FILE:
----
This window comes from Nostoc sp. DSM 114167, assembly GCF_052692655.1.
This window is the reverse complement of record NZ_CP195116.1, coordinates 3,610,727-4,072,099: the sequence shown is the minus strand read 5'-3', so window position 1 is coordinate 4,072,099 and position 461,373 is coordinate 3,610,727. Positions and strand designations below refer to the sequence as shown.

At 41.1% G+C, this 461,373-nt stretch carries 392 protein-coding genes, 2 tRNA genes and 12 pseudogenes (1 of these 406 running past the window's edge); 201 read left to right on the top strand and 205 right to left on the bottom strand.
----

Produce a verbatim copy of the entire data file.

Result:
This window comes from Nostoc sp. DSM 114167, assembly GCF_052692655.1.
This window is the reverse complement of record NZ_CP195116.1, coordinates 3,610,727-4,072,099: the sequence shown is the minus strand read 5'-3', so window position 1 is coordinate 4,072,099 and position 461,373 is coordinate 3,610,727. Positions and strand designations below refer to the sequence as shown.

At 41.1% G+C, this 461,373-nt stretch carries 392 protein-coding genes, 2 tRNA genes and 12 pseudogenes (1 of these 406 running past the window's edge); 201 read left to right on the top strand and 205 right to left on the bottom strand.